Do I Matter?: The Impact of Individual Differences on a Technology-Mediated End User Training Process

Do I Matter?: The Impact of Individual Differences on a Technology-Mediated End User Training Process

Saurabh Gupta (Department of Management, University of North Florida, Jacksonville, FL, USA) and Rob Anson (College of Business and Economics, Boise State University, Boise, ID, USA)
Copyright: © 2014 |Pages: 20
DOI: 10.4018/joeuc.2014040104

Abstract

Advances in technology-mediated learning (TML) have created opportunities to personalize learning, based on the assumption that individual differences affect one's ability to learn. However, cumulative research on individual differences is equivocal, and largely excludes the learning process. The authors argue that without a model that incorporates the process of learning, the authors cannot empirically assess how individual differences influence learning outcomes. This study first models the learning process in terms of two sub-processes: process appropriation and content assimilation. Second, it partially tests the model within a technology-mediated learning (TML) environment used to provide end-user IT training. The results support the efficacy of individual differences' influence on learning outcomes, while shedding light on how this effect occurs. Individual differences affect the appropriation of TML supplied structures, which in turn impacts learning outcomes. The research method used in the study is a laboratory experiment. Data was analyzed using SEM.
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Literature Review

Ever since the early days of research into end user computing, researchers have argued for the importance of individual differences (Gupta et al., 2010; Sun, Zang, Galletta, & Zhang, 2005). The principle argument is that the effectiveness of any training method depends on interactions with individual idiosyncrasies. This is consistent with the predictions of the aptitude-training interaction paradigm in education psychology (Lehtinen, Hakkarainen, Lipponen, Rahikainen, & Muukkonen, 2001). Researchers have argued that these individual characteristics could influence learning outcomes by influencing the formation of mental models, or by interacting with training methods (Olfman & Pitsatron, 2000). Empirically though, while many individual difference constructs have been investigated in Education and IS (summarized in Gupta et al. (2010)), this stream of research has had limited success in either explaining the effects or influencing training method designs. Consequently, some researchers have called for focusing on constructs that are more in line with the targeted outcomes of the training, i.e., individual differences that are more oriented toward technology use in the context of end user training (Bostrom, Olfman, & Sein, 1993).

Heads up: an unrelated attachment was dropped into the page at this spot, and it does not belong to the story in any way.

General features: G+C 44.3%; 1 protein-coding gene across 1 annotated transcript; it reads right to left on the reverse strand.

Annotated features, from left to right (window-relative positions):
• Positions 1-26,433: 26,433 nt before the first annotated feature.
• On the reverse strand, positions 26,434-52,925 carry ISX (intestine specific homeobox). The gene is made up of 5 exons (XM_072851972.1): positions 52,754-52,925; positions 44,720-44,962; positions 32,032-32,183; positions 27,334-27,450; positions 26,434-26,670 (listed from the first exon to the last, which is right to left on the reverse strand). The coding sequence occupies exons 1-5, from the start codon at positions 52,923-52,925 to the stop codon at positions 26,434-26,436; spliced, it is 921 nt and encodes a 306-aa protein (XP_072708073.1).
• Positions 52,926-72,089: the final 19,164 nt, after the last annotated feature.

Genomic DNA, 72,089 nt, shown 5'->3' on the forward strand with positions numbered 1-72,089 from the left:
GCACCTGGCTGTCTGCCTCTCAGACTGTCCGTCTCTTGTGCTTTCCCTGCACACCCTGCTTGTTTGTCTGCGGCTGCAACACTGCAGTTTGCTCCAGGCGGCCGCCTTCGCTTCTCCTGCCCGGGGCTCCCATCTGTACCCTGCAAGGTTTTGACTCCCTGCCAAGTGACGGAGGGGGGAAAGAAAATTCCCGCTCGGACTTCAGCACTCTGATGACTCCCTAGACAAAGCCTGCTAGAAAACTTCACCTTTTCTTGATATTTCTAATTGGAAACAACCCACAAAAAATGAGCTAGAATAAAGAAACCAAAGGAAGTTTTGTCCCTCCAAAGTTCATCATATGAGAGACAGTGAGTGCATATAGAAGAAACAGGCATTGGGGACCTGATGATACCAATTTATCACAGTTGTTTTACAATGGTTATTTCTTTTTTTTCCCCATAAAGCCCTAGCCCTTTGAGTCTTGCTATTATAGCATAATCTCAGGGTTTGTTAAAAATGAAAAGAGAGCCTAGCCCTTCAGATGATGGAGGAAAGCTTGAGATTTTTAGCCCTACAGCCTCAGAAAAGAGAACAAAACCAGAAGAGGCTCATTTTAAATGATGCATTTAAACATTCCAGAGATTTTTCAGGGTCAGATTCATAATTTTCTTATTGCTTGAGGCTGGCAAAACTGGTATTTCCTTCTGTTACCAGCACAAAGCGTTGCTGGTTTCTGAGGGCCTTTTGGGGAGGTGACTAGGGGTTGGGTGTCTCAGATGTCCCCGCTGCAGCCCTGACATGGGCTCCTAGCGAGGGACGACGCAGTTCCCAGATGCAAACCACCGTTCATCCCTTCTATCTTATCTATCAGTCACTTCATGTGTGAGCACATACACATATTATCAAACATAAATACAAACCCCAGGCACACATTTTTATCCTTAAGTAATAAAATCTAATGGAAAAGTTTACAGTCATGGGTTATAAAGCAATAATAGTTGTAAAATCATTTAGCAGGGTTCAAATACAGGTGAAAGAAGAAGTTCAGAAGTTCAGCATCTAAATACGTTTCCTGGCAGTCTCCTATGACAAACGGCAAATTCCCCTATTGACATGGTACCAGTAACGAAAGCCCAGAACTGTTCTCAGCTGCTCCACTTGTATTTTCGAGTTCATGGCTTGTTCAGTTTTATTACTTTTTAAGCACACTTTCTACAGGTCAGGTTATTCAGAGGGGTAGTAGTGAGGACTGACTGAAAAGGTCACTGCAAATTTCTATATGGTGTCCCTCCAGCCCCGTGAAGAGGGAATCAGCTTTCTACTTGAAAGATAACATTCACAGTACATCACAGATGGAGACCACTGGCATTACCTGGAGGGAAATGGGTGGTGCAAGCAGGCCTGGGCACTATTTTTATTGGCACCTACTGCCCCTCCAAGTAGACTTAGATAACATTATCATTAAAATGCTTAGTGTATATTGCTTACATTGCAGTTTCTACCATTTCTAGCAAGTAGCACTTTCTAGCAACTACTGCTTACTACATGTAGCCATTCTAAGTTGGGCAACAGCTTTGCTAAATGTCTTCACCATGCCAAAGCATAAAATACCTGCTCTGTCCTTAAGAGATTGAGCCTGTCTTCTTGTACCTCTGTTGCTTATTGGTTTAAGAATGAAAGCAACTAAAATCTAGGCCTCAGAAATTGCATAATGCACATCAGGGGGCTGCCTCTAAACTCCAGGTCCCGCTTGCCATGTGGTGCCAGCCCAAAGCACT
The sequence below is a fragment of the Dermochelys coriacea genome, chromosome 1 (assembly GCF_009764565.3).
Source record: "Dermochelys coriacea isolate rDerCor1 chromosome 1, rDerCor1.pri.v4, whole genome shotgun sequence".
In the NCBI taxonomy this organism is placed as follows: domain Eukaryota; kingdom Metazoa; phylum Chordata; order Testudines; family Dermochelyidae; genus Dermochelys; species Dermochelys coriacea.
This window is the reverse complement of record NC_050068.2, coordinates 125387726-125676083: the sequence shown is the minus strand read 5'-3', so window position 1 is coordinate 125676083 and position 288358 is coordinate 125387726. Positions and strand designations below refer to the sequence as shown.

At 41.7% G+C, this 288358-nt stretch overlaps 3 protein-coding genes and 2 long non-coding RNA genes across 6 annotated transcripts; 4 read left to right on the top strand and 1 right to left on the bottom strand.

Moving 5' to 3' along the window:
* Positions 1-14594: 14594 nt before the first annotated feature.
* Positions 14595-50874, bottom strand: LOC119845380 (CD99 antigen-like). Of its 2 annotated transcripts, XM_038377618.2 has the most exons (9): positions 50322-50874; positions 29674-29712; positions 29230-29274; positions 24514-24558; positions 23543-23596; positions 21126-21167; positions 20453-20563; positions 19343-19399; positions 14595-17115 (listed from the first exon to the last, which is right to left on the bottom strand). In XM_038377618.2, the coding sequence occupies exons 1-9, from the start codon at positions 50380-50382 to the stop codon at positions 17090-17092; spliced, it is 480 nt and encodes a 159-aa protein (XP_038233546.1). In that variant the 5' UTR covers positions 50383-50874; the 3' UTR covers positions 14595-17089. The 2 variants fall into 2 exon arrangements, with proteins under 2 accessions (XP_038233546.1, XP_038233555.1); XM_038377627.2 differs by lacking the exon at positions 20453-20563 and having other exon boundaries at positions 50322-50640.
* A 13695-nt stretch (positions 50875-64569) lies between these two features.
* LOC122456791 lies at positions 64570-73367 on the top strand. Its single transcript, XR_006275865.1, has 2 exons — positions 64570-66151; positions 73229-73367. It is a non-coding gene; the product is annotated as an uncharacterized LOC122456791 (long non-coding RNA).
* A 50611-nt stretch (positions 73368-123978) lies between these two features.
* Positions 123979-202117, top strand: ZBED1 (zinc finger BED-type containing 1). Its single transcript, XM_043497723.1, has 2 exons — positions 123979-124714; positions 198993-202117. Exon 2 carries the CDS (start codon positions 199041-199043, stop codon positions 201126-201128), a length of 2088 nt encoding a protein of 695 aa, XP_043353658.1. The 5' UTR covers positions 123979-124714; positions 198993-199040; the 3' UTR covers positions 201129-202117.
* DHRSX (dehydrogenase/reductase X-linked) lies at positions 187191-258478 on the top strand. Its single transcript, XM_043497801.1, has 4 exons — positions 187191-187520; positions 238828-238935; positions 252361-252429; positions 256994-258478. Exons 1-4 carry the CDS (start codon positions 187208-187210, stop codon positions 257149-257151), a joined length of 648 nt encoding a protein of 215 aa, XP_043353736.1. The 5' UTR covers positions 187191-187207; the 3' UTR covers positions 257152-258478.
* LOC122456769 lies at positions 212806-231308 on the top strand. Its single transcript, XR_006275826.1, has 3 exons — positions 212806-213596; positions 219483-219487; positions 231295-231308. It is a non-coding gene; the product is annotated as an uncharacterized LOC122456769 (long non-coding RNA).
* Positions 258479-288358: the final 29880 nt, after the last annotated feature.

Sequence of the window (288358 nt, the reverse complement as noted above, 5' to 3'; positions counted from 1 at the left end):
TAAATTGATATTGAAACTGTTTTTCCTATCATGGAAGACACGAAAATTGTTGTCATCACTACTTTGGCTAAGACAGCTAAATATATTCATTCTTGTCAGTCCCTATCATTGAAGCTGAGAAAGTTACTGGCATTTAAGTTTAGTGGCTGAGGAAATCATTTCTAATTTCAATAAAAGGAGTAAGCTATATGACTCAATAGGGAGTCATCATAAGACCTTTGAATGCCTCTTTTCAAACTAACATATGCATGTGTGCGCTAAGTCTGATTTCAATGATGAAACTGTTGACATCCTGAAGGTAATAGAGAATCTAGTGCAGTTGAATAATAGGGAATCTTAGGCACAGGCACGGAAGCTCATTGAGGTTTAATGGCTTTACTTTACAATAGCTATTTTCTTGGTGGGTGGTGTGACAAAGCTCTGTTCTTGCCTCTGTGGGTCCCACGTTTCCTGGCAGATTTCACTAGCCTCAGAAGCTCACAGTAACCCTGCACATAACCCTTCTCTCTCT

The context of this study is IT training in a TML environment. To this end, we use a set of four individual difference variables (personal innovativeness, computer self-efficacy, computer anxiety, and motivation to learn the specific end user application) that are specific to learning about technology and learning with technology. In addition, critics of training research have conceded that certain non-technology based variables, such as learning style, might also be important in IT training contexts (Kettanurak, Ramamurthy, & Haseman, 2001). Thus, learning style was included in this study. All five variables have been studied in the IT literature. Table 1 summarizes the previous research regarding these variables.

Table 1.
Individual differences research in information systems
Individual DifferenceDefinitionTarget System / Context & StudyFindings
Kolb learning styleAn individual’s approach towards gaining experience as a source of learningEmail (Sein & Bostrom, 1989); Email & Lotus 123 (Sein & Robey, 1991);
Word-processing (Bohlen & Ferratt, 1997)
Greater abstraction in learners leads to better performance under abstract and analogical training methods.
TML in general is better, except for assimilators’ (learners greater reflectivity and abstract conceptualization).
Computer Self-efficacyAn individual’s perception of how well he/she can execute some required course of action needed to deal with a perspective situationLotus 123, WordPerfect (Compeau & Higgins, 1995);
Excel (Johnson & Marakas, 2000); (Marakas et al., 1998);
Windows 3.1 (Martocchio & Judge, 1997)
Pre-training self-efficacy significantly influenced post-training learning outcomes.
Computer AnxietyAn individual’s resistance to and avoidance of computer technologyBasic IT skills (Szajna & Mackay, 1995); (Keeler & Anson, 1995)Anxiety was not related to learning performance.
Anxiety has significant interaction with training method.
Motivation to learnDirection, intensity and persistence of learning-directed behavior in training contextsExcel (Yi & Davis, 2003)Positive correlation between intrinsic motivation and learning outcome.
Personal InnovativenessWillingness of an individual to try new information technologyTechnology adoption (Agarwal & Prasad, 1998; Karahanna, Ahuja, Srite, & Galvin, 2002)Positive correlation between personal innovativeness in IT and adoption of technology.

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